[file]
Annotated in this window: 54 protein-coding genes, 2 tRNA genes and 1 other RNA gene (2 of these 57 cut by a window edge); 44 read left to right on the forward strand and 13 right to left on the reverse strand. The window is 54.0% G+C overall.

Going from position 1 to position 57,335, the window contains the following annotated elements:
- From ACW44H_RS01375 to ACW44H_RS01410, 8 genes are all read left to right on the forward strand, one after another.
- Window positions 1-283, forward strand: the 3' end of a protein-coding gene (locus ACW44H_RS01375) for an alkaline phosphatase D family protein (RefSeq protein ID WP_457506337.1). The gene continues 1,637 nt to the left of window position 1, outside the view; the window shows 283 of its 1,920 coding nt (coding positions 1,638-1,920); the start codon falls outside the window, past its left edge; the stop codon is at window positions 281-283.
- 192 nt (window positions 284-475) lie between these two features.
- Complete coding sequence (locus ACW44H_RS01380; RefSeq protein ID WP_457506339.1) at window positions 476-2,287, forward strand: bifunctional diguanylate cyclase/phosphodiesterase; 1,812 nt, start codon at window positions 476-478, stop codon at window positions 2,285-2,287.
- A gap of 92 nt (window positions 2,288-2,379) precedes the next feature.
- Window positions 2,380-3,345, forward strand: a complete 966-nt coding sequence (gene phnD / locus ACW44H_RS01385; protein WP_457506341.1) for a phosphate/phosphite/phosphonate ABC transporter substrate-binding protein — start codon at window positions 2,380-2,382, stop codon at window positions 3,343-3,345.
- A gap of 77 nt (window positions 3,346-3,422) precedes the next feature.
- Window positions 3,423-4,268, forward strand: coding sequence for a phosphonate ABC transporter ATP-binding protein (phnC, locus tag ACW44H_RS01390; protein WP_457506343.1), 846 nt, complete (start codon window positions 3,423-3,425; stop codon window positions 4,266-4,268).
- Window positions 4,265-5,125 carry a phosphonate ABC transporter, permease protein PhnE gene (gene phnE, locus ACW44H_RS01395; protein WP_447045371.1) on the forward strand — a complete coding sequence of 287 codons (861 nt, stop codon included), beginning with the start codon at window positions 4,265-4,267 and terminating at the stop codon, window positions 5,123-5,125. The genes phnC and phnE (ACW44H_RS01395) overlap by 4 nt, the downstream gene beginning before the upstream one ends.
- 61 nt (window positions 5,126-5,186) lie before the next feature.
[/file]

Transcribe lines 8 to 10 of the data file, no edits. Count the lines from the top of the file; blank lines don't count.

- Window positions 2,380-3,345, forward strand: a complete 966-nt coding sequence (gene phnD / locus ACW44H_RS01385; protein WP_457506341.1) for a phosphate/phosphite/phosphonate ABC transporter substrate-binding protein — start codon at window positions 2,380-2,382, stop codon at window positions 3,343-3,345.
- A gap of 77 nt (window positions 3,346-3,422) precedes the next feature.
- Window positions 3,423-4,268, forward strand: coding sequence for a phosphonate ABC transporter ATP-binding protein (phnC, locus tag ACW44H_RS01390; protein WP_457506343.1), 846 nt, complete (start codon window positions 3,423-3,425; stop codon window positions 4,266-4,268).